Video Human Action Recognition Based on Deep Learning


Student thesis: Doctoral Thesis

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Award date22 Apr 2022


Video human action recognition is one of the key tasks in video understanding. It is defined as automatically understanding what actions are performed by humans in a video. In recent years, with the exponential growth of data on the Internet, effective and efficient analysis of videos has been becoming critical. It has a pretty assortment of applications in a myriad of fields such as intelligent surveillance, health care, human-computer interaction, robot learning, etc. Due to many challenges such as variations in illumination conditions and viewpoints, moving cameras, complex backgrounds, video human action recognition is a difficult problem. Thanks to the advancement of large-scale manually annotated video datasets and deep learning technologies, in recent years, remarkable progress has been achieved to learn discriminative spatio-temporal representations from labelled and unlabelled videos for video human action recognition.

Data augmentation is critical for deep learning-based human activity recognition. Human action recognition methods in videos based on deep convolutional neural networks usually use random cropping or its variants for data augmentation. However, this traditional data augmentation approach may generate many non-informative samples (video patches covering only a small part of the foreground or only the background) that are not related to a specific action. These samples can be regarded as noisy samples with incorrect labels, which reduces the overall action recognition performance. What is more, it turns out that people tend to pay more attention to motion information when recognizing activities. We attempt to enhance the motion information and mitigate the influence of noisy samples through a Siamese architecture, termed as Motion-patch-based Siamese Convolutional Neural Network (MSCNN). The term “motion patch” is defined as a specific square region that includes critical motion information in the video, and we propose a simple but effective method for selecting those regions. To evaluate the proposed MSCNN, we conducted a number of experiments on two popular datasets UCF-101 and HMDB-51. The mathematical model and experimental results verify that the proposed architecture is capable of enhancing the motion information and the architecture achieved comparable performance.

We conduct a deeper study to tackle the problem of generated noisy labels by traditional data augmentation methods. In the former work, we needed to extract optical flow to decide the motion area, which is computation unfriendly and not flexible. Besides, other saliency-based methods such as saliency maps for salient patch detection will suffer from the difference of dataset distribution. To address these issues, we attempt to use reinforcement learning for sampling effective training video patches using the video dataset itself without extra data and propose an Auto-augmented Siamese Neural Network (ASNet). In this framework, we propose backpropagating salient patches and randomly cropped samples in the same iteration to perform gradient compensation to alleviate the adverse gradient effects of non-informative samples. Salient patches refer to the samples containing critical information for human action recognition. The generation of salient patches is formulated as a Markov decision process, and a reinforcement learning agent called Salient Patch Agent (SPA) is introduced to extract patches in a weakly supervised manner without extra labels. Extensive experiments were conducted on two well-known datasets UCF-101 and HMDB-51 to verify the effectiveness of the proposed SPA and ASNet.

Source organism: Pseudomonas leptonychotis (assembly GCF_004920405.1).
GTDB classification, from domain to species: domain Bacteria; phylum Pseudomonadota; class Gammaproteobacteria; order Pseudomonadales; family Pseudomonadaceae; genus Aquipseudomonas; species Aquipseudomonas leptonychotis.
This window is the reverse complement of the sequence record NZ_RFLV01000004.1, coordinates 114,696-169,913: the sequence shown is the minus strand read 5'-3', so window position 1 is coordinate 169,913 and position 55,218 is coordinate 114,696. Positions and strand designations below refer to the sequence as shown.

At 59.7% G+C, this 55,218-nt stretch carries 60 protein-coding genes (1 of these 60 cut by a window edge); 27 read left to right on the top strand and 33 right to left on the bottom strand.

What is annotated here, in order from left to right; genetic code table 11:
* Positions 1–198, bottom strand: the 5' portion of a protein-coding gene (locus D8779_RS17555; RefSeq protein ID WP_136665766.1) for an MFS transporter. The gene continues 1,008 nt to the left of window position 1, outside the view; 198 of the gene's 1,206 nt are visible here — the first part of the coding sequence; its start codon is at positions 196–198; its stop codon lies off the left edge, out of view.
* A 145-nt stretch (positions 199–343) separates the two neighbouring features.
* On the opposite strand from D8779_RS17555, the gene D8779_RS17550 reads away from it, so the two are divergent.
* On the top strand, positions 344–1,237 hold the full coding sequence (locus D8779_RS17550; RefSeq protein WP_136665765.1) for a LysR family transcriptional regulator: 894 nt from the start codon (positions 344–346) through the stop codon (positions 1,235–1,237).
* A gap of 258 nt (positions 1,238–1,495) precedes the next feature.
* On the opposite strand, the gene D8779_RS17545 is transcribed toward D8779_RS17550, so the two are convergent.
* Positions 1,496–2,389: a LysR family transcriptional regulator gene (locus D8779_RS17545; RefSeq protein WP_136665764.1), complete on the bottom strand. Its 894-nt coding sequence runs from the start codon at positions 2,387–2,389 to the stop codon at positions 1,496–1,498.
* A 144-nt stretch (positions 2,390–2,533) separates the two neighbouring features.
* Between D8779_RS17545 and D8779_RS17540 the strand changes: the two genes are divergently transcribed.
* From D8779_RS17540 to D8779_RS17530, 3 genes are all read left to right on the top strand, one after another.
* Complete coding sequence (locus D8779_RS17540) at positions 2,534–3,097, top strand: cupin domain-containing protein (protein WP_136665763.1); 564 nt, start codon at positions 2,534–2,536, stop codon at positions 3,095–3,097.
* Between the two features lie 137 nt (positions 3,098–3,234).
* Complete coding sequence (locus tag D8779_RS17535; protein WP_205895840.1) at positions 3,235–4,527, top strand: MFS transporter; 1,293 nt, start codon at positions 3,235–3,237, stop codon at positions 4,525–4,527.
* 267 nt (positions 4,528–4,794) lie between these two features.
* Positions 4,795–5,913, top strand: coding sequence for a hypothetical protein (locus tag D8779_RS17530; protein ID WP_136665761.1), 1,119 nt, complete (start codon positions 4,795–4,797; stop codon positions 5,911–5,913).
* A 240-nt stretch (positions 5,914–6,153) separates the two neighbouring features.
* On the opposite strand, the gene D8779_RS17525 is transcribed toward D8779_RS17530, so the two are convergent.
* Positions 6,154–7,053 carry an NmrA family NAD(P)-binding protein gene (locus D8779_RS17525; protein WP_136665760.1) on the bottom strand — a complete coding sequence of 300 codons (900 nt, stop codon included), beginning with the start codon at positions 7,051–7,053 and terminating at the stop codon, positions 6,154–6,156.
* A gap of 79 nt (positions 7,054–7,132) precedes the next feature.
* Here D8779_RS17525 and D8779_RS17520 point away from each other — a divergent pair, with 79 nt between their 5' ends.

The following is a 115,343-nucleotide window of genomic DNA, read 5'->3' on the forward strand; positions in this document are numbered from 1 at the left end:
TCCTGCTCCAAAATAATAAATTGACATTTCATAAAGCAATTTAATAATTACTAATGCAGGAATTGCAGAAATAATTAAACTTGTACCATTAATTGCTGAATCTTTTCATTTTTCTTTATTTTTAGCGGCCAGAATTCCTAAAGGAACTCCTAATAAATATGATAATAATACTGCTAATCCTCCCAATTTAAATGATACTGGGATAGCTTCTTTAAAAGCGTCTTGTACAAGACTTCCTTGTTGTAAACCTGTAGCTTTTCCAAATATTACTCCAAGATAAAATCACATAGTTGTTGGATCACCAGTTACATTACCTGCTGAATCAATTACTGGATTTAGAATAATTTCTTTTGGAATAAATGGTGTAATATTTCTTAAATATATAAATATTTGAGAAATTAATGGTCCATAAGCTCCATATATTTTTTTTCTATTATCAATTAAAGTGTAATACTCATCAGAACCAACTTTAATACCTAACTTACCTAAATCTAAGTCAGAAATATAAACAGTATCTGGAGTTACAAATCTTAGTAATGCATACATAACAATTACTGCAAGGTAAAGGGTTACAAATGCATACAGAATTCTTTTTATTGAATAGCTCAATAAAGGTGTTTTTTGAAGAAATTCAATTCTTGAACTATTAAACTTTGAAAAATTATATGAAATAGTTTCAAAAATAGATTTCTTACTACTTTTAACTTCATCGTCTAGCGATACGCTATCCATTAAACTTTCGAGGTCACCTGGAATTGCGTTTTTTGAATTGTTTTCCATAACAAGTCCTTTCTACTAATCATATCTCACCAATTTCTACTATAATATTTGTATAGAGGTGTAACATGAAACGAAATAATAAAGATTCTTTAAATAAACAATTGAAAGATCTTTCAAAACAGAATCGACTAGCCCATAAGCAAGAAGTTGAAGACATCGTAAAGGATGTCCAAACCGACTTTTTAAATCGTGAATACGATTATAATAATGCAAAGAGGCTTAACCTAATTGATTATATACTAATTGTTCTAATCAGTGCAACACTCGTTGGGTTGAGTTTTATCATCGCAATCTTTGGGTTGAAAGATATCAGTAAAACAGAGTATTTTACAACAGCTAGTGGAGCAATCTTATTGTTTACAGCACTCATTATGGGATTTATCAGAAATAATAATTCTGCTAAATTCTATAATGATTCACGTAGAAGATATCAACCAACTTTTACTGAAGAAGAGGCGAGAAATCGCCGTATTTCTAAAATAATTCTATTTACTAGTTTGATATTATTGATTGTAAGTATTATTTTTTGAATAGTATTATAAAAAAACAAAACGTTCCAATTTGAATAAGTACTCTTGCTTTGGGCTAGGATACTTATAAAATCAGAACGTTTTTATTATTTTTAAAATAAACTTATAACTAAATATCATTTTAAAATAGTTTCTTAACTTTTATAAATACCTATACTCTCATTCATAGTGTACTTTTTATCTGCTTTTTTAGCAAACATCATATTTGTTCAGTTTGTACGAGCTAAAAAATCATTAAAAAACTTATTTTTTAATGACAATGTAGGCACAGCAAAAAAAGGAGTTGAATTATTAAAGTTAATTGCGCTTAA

Although supervised video human activity recognition has been a great success, it is costly to annotate for a huge amount of data, which limits the deployment of deep models. How to learn effective video representations for HAR with a few annotations even without annotations is an important but challenging task. Without a large-scale annotated dataset for training, recently, self-supervised learning has been verified effective to be used from unlabelled data. It has the potential to utilize large-scale data, solve data shortage problems as well as reduce the cost of labelling data. Recent approaches mainly use contrastive learning or pretext tasks for spatio-temporal feature learning. However, these approaches only consider discriminating similar training samples from dissimilar ones, while ignoring the similarity degree of those samples. In this work, taking into account the degree of similarity of the sampled instances, we propose a novel pretext task - spatio-temporal overlap rate (STOR) prediction. It stems from the observation that humans can discriminate between the overlap rates of videos in space and time. This task encourages the model to discriminate the STOR of two generated samples to learn the representations. In addition, we employ a joint optimization of contrastive learning and pretext tasks to further enhance spatio-temporal feature learning and study the mutual influence of each component for designing. Extensive experiments demonstrate that our proposed STOR prediction task can favor both contrastive learning and pretext tasks. The joint optimization scheme can significantly improve the spatio-temporal feature learning in video understanding.

    Research areas

  • Deep Learning, Action Recognition, 3D CNN, Self-Supervised Learning